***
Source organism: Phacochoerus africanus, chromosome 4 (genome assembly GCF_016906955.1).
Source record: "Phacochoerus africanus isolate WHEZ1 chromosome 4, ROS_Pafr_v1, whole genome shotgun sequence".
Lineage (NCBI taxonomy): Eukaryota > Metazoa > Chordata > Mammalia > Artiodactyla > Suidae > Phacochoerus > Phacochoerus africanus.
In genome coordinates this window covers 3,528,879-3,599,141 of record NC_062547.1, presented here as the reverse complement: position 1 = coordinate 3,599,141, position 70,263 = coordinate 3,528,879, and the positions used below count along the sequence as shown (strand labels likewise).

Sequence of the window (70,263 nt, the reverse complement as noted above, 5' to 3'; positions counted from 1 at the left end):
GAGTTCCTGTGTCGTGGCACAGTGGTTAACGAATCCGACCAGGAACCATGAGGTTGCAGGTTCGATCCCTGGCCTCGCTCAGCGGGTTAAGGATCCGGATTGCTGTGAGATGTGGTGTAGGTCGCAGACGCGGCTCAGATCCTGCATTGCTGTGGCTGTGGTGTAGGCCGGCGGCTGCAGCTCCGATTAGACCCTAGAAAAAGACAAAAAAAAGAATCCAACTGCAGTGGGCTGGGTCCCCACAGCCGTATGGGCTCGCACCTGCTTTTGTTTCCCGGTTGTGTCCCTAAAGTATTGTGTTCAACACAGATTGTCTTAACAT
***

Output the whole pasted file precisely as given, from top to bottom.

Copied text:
Source organism: Phacochoerus africanus, chromosome 4 (genome assembly GCF_016906955.1).
Source record: "Phacochoerus africanus isolate WHEZ1 chromosome 4, ROS_Pafr_v1, whole genome shotgun sequence".
Lineage (NCBI taxonomy): Eukaryota > Metazoa > Chordata > Mammalia > Artiodactyla > Suidae > Phacochoerus > Phacochoerus africanus.
In genome coordinates this window covers 3,528,879-3,599,141 of record NC_062547.1, presented here as the reverse complement: position 1 = coordinate 3,599,141, position 70,263 = coordinate 3,528,879, and the positions used below count along the sequence as shown (strand labels likewise).

Sequence of the window (70,263 nt, the reverse complement as noted above, 5' to 3'; positions counted from 1 at the left end):
GAGTTCCTGTGTCGTGGCACAGTGGTTAACGAATCCGACCAGGAACCATGAGGTTGCAGGTTCGATCCCTGGCCTCGCTCAGCGGGTTAAGGATCCGGATTGCTGTGAGATGTGGTGTAGGTCGCAGACGCGGCTCAGATCCTGCATTGCTGTGGCTGTGGTGTAGGCCGGCGGCTGCAGCTCCGATTAGACCCTAGAAAAAGACAAAAAAAAGAATCCAACTGCAGTGGGCTGGGTCCCCACAGCCGTATGGGCTCGCACCTGCTTTTGTTTCCCGGTTGTGTCCCTAAAGTATTGTGTTCAACACAGATTGTCTTAACAT